America: My Only Hope Essay

Submitted By ThatOtherGuyTho
Words: 880
Pages: 4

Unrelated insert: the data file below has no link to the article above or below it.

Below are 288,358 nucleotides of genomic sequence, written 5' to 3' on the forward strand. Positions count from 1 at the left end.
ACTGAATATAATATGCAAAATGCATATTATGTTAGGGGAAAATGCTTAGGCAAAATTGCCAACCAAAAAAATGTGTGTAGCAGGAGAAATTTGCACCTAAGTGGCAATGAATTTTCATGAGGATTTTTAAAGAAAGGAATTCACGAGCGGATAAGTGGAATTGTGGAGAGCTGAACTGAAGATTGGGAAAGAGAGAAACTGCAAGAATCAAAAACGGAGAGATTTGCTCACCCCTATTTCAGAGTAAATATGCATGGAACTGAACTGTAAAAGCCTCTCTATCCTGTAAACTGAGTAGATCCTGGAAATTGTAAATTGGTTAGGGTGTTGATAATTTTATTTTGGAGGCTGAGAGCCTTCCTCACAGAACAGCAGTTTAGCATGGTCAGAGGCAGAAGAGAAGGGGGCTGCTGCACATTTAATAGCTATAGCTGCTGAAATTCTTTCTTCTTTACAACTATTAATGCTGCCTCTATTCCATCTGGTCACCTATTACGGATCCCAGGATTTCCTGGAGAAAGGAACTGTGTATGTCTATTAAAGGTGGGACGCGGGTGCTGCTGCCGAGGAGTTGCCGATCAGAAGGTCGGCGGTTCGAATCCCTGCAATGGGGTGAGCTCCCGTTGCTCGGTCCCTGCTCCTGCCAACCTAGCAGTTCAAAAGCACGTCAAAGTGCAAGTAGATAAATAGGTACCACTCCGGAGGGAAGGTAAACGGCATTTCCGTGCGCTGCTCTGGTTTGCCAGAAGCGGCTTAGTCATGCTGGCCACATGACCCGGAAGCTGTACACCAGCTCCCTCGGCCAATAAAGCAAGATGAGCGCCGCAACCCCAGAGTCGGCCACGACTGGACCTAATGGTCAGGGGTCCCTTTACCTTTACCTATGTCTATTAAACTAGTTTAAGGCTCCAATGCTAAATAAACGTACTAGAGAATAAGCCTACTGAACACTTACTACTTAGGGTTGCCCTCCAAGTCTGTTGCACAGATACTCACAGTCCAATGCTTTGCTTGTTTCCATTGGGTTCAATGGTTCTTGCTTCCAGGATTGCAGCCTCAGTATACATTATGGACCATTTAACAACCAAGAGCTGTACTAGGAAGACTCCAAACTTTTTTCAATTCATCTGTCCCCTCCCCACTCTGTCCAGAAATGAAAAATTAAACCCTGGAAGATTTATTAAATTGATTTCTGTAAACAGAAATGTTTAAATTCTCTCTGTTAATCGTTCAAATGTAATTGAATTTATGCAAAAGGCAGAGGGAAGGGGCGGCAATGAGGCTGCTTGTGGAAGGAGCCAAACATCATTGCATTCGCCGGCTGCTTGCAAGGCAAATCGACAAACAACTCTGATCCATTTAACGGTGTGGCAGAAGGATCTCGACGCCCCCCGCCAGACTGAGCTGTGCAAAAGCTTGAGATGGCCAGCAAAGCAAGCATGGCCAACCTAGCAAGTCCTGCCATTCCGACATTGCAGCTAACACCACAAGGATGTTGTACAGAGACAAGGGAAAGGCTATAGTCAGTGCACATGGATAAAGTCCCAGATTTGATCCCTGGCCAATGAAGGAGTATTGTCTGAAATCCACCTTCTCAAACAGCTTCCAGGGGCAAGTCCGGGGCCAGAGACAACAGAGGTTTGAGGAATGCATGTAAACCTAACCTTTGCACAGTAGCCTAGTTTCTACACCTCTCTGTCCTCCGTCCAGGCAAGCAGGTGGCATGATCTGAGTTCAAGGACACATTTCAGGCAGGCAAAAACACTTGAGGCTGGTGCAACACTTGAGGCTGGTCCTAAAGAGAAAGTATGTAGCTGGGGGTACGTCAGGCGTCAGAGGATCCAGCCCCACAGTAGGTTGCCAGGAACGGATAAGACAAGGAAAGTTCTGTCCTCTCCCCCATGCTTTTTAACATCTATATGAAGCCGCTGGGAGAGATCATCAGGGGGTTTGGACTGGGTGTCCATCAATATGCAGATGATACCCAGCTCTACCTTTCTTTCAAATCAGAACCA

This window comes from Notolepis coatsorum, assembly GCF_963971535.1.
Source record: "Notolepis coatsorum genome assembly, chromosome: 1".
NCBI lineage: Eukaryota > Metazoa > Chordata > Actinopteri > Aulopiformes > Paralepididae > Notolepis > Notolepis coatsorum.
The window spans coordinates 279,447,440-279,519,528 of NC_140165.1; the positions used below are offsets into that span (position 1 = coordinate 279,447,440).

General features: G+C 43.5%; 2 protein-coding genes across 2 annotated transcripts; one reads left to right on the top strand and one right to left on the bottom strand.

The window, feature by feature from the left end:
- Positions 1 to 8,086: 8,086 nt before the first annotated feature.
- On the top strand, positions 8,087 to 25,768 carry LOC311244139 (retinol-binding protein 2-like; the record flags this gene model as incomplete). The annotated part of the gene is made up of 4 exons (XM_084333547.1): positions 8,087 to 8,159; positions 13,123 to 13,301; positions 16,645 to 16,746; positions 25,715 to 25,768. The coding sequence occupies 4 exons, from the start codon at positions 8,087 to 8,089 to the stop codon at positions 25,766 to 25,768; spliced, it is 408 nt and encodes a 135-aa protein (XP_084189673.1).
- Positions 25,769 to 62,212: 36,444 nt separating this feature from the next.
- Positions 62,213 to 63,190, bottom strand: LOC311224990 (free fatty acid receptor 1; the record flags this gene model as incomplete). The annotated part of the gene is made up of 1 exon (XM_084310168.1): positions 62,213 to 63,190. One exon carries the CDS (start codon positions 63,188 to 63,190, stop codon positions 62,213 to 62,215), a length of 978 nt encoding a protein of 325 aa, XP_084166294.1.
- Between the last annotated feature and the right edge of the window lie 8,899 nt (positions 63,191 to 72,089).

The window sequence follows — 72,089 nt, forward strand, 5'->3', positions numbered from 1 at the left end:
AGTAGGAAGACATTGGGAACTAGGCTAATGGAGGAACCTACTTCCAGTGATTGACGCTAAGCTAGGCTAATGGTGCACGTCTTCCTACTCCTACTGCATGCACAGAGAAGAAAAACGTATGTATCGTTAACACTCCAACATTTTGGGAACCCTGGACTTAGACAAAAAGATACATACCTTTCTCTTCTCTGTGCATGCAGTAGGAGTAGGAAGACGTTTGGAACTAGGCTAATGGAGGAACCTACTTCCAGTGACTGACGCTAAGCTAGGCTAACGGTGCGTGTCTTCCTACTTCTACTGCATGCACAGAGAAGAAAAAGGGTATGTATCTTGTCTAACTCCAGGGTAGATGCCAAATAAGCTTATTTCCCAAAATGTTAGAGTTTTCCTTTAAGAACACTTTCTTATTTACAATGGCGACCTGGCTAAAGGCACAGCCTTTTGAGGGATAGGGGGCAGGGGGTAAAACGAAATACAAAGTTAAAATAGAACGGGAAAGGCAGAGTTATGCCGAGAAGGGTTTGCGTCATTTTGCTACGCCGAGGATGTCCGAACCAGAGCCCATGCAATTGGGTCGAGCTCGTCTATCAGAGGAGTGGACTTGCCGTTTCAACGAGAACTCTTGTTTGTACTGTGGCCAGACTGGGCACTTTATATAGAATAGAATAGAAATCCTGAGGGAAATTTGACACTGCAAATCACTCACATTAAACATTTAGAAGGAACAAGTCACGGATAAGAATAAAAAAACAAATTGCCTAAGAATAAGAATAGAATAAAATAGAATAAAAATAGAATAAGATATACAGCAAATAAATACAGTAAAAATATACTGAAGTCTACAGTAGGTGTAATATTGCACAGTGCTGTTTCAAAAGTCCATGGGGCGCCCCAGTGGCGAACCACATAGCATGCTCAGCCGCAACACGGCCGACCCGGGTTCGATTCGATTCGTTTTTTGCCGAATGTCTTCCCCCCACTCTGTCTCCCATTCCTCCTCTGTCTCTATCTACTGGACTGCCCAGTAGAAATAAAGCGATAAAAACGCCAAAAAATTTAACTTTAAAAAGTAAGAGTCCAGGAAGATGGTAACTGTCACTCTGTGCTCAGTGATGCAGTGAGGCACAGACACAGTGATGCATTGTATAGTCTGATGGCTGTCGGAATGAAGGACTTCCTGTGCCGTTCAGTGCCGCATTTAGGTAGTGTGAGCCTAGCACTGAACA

America: My Only Hope The English civil War proved to be a detriment to my family and livelihood. As a strong backer of King Charles I, I was forced to flee my country that I hold so dear, and take up a new life in her colonies. As a married nobleman with a twelve year old son and a ten year old daughter, and as a devoted member of the Anglican Church, my highest priority in choosing a colony to settle is the toleration of my religion. I also am factoring economic opportunity into my decision. I wasn’t able to get the price I wanted out of my manor due to time constraints, so I need to be able to support my family in some way. After much deliberation, I have come to the conclusion that my family will move to Virginia due to the availability of making money from growing tobacco, and itsdedication to the Anglican Church. Barely a month after the unjustified and treasonous execution of King Charles I, my family and I arrived in Virginia. Immediately we got situated into a fine manor house near the Atlantic Ocean. Although acceptance of the Anglican religion was the main reason for picking Virginia out of the available colonies, my wife and two children needed to be as far away from the threat posed by the Indians as possible. Staying near the coast means less chance of a brutal attack by any of those savages. They don’t follow the Anglican Church, and will eventually suffer from their lack of faith. Struggles with the Indians in Virginia can’t be stopped anytime in the near future, but my family can protect itself from such violence. While the militia is strong, Virginia can stay our home for many years to come. The Powhatan Wars ended just two years before our arrival, but now most of the conflicts have ceased. Without having to worry about Indians, my family and I can focus on our religion and economic concerns. The Anglican religion is followed in full in Virginia; dissenters from the church are not allowed the right to vote at all. In England I was never tolerant of other religions, even other forms of Protestantism, and my views haven’t changed in the slightest since settling here. The first thing I looked for when deciding which colony to move to was religion. I considered Delaware due to its lack of Indian interference, but in the end ruled it out because of its toleration of a multitude of religions I myself do not approve of. New York accepted Anglicans, but it allowed individual towns to vote on which church would receive the town’s tax money, a system I simply can’t be a part of. Luckily, Virginia had instituted policies that I can freely associate myself with. My political rights such as voting and even running for office are guaranteed here, while I may be more restricted in Maryland since many Roman Catholics have settled there in recent years. Staying in Virginia has allowed me to maintain my political rights and freely practice my religion. Another important factor in choosing a colony was education. My son can enjoy lessons from a tutor in Virginia. He will work hard and one day attend college. My daughter can receive a limited education before learning more from her mother about housekeeping and cooking. Many